On the long drive to and from Nashville to deliver my daughter and all of her belongings to her dorm room at Vanderbilt University, I listened ad nauseum to news reports about what happened in Charlottesville this past weekend. Commentators said the police were not vigilant in stopping the violence and police responded that protestors refused to comply with instructions to ensure their safety; they talked about the clubs people were carrying and how protestors deployed balloons filled with urine to spray reporters and opposing protestors; they discussed how the original intent of the rally was only to protest the removal of a Confederate statue. Sadly, for seven hours, the talking heads and their paid experts went round and round the boxing ring, jabbing at paper-tigers and looking for someone to blame, but they never really got to the heart of the problem: The riot in Charlottesville was not prompted by the removal of a statue, but was the culmination of a political philosophy that has been fermenting for some time now in America–a phenomenon known as identitarian politics.
An identitarian’s ultimate political purpose is to promote his or her own culture, race or social ideology and is “founded in the shared experiences of injustice of members of certain social groups.” [https://plato.stanford.edu/entries/identity-politics/] The identitarian cares more about bolstering his or her own image than in affecting positive social or political change. The movement, which first emerged in the latter half of the twentieth century, has experienced a recent, strong revival in Europe and is often associated with fascism. In America, this resurgent ideology has been translated to the epithet “white supremacy,” from which it is a short hop, by the liberal media, to conservatism. Surprisingly, both right and left apologists acknowledge this tactic is a blight to rational and productive debate and that both sides are guilty of its use.
From the right:
“Which is why identity politics — after decades of polluting our minds — now feels so wrong. We finally wised up. Identity politics preaches a splintering of one large collaborative group into competing vindictive ones — resulting in new angry tribes whose central thesis is to NOT cooperate. Because cooperation is a sign that you are violating their religion of separateness. In the American “melting pot,” identity politics wants to smash that pot — to bring us back to the Dark Ages, when collaboration was sparse.” [Identity politics: the biological fraud; by Greg Gutfeld]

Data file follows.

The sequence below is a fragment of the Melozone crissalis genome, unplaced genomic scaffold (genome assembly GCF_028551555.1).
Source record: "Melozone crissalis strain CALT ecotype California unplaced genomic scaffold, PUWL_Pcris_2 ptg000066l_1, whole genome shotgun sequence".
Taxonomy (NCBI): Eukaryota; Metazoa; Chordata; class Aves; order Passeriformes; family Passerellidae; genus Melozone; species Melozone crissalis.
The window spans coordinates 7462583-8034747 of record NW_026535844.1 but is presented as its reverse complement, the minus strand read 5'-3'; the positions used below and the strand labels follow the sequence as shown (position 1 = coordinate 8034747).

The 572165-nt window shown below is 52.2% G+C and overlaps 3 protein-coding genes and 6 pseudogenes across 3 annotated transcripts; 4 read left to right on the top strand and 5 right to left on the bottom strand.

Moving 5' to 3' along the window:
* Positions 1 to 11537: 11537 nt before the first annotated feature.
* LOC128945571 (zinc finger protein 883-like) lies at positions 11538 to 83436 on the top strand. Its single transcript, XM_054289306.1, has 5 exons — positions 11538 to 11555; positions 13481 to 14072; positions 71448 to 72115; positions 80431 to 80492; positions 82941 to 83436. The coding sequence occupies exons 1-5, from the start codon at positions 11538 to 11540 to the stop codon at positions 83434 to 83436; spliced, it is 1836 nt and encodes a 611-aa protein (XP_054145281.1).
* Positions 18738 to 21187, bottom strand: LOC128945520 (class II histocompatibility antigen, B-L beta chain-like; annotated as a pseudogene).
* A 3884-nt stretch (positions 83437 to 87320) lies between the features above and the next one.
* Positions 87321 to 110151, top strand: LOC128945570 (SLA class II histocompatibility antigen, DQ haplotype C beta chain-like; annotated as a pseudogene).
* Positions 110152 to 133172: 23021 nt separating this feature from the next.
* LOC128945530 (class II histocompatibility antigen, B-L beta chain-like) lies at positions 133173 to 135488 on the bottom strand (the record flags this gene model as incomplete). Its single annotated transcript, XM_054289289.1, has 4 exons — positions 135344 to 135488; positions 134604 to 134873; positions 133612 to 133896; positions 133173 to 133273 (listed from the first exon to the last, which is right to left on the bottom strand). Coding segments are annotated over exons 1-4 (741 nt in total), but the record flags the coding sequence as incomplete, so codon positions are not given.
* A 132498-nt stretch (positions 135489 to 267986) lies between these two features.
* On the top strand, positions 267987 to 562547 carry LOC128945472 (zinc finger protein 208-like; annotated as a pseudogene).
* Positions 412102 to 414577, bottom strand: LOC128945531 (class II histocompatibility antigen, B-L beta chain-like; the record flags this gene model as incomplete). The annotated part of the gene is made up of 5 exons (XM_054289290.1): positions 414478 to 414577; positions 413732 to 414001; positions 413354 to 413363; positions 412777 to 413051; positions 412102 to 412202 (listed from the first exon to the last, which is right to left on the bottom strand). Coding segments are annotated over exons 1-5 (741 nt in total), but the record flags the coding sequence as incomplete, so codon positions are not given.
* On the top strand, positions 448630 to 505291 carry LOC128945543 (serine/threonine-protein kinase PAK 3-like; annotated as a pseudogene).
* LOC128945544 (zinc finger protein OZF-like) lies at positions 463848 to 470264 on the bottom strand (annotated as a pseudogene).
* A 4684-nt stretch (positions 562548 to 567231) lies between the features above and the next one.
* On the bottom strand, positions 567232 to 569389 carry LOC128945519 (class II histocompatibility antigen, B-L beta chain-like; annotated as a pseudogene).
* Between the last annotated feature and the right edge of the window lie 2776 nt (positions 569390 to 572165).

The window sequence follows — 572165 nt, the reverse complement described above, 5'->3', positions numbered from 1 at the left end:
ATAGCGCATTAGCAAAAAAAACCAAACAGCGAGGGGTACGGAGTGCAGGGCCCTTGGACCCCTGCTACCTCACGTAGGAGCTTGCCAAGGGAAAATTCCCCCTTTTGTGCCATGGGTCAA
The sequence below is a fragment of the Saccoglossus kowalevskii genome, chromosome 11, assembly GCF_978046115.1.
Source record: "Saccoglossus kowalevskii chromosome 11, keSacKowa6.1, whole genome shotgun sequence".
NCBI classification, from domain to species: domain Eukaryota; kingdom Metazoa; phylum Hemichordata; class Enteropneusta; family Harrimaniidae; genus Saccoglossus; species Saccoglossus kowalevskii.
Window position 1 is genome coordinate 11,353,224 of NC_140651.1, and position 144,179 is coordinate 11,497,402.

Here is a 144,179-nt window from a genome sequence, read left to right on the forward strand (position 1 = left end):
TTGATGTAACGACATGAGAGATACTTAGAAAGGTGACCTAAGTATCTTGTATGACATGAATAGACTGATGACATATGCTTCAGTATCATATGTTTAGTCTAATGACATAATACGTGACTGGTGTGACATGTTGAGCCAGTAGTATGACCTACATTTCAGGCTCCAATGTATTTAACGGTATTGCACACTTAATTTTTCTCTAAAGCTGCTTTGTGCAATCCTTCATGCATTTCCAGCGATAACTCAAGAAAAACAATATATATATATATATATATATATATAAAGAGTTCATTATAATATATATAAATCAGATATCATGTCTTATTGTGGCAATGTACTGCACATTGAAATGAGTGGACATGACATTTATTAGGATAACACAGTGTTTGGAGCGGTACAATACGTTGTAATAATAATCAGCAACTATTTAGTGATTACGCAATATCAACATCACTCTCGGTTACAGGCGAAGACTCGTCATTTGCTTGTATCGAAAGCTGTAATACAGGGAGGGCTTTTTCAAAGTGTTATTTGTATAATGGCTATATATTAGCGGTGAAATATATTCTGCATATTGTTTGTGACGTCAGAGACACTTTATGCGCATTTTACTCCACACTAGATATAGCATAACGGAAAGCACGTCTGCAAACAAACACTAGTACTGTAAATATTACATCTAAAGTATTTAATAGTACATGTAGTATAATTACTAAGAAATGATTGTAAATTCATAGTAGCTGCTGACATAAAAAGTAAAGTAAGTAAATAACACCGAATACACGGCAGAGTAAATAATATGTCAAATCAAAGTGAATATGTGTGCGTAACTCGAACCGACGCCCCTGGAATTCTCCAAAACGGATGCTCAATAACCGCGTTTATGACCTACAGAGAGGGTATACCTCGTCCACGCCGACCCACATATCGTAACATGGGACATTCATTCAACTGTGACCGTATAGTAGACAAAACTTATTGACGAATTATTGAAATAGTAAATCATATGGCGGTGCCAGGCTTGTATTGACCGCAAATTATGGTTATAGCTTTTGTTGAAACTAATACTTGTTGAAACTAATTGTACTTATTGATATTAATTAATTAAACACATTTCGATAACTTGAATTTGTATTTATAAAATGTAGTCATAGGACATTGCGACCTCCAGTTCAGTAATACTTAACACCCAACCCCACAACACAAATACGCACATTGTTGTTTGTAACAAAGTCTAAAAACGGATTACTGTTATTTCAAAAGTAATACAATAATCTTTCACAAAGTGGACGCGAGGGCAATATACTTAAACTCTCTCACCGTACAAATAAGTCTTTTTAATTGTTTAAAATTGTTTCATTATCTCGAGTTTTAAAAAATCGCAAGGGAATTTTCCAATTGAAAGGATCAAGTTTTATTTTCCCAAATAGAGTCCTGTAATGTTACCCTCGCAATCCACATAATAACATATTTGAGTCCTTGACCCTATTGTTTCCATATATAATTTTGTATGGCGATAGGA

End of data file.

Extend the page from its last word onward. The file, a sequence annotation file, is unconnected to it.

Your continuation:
And, from the left:
“Identity politics of this sort leads us, when confronted with a social conflict, to ask a familiar question: ‘What’s the politically progressive position on this?’ This approach to social issues betrays a troubling narcissistic displacement: rather than analyze the social issue on its own merits, the political identitarian uses the issue as a way to assert his own persona. At worst, the social stakes of the issue are just a means to the end of his self image—what matters is what his position on the issue says about him.” [Political Identity as Identity Politics; Richard Thompson Ford]
When taken to the extreme for any group, identitarian politics results in monolithic positions that are unproductive and degenerate into verbal rock-throwing. Speakers on both ends of the political spectrum do a lot of speaking but not a lot of listening–because listening might require a change of position that would threaten the group’s identity.
What if politics became less about people (one’s idols, statues or favorite team) and more about ideas? What if we had monuments to ideas–the Constitution, the Declaration of Independence, Thomas Paine’s Common Sense, the Federalist Papers–instead of people: Would we be tearing those down too?
Until political discourse becomes more about ideas and less about your ancestors, where you grew up or what news station you watch, we will remain stuck in the political quagmire that we see displayed in Congress. Some say the ultra-left are responsible for the emergence of the ultra-right (and visa versa). Is this stark division reversible or have we returned forever to the time of skins and clubs, where the strongest and meanest survive? We need to return to the foundational principle that we are a people who use productive, civil speech to build a better republic. If not, we create our own destiny, which is the kind of violence we saw in Charlottesville last weekend.